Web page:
Red Light Therapy does require an extensive course of treatment in order to be most effective. The initial course of exposure usually takes 4-6 months to show results, and additional “maintenance” sessions 1-2 times a week are strongly recommended for maximum results. In most cases, Red Light Therapy is used indefinitely as an adjunct to topical and oral medications. At the Griffin Center, low level laser therapy can be administered with a hood type device (similar to the commercial hair dryers you might find at a hair salon), with the portable, in-home iGrow® hair growth system, or with the LaserCap®, a discreet, portable device that can be worn underneath an ordinary baseball cap.
If you have questions about Red Light Therapy or any of the other hair restoration treatments we offer, please contact The Griffin Center to schedule a consultation. Be sure to also visit our website and follow us on Facebook, Twitter, and Google+.
February 9, 2015 2:47 am
Although hair loss in children is a relatively uncommon phenomenon, it does account for an estimated 3% of all pediatric office visits in the United States. A great deal of this hair loss, or alopecia, stems not from medical conditions, but from simple habits that can usually be easily remedied. For example, tightly binding hair styles, like elaborate braids or pigtails, can place stress on developing hair shafts and follicles. Over time, this stress can result in a condition called traction alopecia, where the hair comes out by the roots, leaving behind areas of obvious thinning, usually along the front and sides of the scalp. Traction alopecia is most often seen after the hair has been twisted into tight braids for months at a time. While it can affect women and men of all ages, children are particularly susceptible.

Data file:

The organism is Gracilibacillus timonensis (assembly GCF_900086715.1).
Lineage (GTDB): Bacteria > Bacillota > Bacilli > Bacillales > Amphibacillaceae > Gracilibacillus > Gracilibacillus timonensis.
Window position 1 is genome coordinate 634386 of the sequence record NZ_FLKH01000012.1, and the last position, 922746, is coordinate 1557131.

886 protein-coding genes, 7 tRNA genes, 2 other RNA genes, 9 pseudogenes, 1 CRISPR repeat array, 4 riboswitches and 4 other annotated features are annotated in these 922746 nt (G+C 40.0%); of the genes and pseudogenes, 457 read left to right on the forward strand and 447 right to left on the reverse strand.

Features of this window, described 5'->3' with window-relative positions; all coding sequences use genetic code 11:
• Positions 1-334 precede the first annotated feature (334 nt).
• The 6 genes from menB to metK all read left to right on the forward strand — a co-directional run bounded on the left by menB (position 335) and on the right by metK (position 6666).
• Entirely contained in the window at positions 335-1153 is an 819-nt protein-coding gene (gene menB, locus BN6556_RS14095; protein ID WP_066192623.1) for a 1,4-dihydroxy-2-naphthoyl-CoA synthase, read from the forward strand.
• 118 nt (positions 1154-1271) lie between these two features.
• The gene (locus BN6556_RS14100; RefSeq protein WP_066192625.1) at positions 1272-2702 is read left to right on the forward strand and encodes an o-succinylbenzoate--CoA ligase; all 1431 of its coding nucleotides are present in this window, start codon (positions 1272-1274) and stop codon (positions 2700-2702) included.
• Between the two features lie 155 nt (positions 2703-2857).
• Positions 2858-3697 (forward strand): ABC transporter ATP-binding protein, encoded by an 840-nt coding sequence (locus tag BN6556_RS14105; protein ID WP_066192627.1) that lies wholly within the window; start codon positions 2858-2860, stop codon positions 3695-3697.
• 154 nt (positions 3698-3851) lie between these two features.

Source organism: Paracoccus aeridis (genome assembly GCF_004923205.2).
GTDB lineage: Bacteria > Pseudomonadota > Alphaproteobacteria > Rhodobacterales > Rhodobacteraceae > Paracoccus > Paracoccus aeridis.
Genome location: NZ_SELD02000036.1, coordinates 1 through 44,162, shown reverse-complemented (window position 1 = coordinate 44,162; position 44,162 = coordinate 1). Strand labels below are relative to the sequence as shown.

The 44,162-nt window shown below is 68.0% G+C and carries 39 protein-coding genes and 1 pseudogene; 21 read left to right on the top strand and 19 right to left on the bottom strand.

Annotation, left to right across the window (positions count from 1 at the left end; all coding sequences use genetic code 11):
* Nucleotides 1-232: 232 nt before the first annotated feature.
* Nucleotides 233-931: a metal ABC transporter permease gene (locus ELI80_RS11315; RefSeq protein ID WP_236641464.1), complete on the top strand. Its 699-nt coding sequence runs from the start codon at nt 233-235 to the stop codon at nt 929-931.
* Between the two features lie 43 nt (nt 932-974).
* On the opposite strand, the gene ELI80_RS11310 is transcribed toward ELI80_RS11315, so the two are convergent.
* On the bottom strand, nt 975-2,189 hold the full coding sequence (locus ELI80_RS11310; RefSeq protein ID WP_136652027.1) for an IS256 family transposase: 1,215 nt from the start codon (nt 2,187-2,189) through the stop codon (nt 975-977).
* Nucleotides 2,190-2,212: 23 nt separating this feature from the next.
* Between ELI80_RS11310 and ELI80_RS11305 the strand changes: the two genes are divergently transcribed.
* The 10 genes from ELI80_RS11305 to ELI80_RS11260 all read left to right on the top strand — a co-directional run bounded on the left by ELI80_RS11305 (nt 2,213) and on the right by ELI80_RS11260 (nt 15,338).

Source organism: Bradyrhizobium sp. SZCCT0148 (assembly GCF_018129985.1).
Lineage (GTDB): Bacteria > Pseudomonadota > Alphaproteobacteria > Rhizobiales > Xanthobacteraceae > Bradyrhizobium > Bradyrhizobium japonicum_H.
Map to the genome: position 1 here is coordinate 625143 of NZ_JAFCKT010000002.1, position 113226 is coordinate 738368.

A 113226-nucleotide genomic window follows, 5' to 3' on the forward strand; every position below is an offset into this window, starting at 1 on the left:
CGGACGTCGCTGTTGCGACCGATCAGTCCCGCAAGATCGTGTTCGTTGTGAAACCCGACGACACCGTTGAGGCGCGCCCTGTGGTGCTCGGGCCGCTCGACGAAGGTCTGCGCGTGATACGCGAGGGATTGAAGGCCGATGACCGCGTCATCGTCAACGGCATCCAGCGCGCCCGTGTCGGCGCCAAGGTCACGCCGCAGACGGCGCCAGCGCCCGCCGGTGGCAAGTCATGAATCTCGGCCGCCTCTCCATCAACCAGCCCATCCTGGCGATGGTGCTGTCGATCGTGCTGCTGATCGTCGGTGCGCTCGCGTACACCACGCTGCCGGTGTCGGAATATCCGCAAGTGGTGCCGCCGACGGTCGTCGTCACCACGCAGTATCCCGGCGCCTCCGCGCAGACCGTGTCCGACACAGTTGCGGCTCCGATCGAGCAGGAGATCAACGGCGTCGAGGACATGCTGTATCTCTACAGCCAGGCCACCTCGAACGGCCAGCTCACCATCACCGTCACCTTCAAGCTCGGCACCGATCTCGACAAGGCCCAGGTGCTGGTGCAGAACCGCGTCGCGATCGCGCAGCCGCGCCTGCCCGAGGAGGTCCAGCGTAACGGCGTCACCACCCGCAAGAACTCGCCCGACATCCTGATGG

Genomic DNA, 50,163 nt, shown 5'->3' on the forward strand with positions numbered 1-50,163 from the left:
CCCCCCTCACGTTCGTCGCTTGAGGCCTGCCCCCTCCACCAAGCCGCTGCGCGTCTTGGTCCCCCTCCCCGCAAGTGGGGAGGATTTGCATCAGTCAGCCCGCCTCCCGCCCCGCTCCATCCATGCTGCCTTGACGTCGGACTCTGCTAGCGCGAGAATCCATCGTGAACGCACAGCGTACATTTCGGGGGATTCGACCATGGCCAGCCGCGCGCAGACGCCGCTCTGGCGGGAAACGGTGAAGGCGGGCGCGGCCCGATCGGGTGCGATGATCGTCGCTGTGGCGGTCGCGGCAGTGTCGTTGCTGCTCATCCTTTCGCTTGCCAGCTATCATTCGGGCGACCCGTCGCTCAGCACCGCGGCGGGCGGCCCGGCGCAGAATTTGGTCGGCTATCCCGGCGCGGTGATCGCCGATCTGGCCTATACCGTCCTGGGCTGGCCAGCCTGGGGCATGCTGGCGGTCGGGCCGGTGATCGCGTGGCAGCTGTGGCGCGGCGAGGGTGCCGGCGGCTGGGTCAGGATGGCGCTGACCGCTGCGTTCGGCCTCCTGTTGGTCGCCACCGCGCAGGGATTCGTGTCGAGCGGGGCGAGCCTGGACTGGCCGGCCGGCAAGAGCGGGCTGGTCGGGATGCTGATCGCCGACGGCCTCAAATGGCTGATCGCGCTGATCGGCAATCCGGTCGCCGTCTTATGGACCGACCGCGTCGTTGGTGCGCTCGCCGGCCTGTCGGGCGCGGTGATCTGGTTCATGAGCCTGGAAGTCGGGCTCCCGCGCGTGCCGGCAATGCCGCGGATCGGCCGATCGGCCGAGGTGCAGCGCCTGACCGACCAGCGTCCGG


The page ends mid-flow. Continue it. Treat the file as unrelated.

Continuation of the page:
Similar patchy hair loss can also be the result of a psychological condition known as Trichotillomania. Children suffering from this condition habitually pull, pluck, twist, or rub their hair, causing uneven patchy hair loss characterized by broken hairs of varying length, with patches most prevalent on the side of the child’s dominant hand. Trichotillomania is believed to be triggered by an emotional stressor or excessive anxiety. While scolding or punishment generally does little to curtail the compulsion, counseling to help the child deal with the source of their stress or anxiety may help stop it.
The most common cause of children’s hair loss, however, is a persistent condition known as tinea capitis. Although it is also known as ringworm of the scalp, this superficial fungal infection of the skin can also affect the eyebrows and eyelashes. Tinea capitis usually causes severe itching along with hair loss in round or oval patches. Broken-off hairs are generally visible as dark colored dots just above the surface of the scalp and, in some cases, gray flakes or scales can be seen on the skin itself.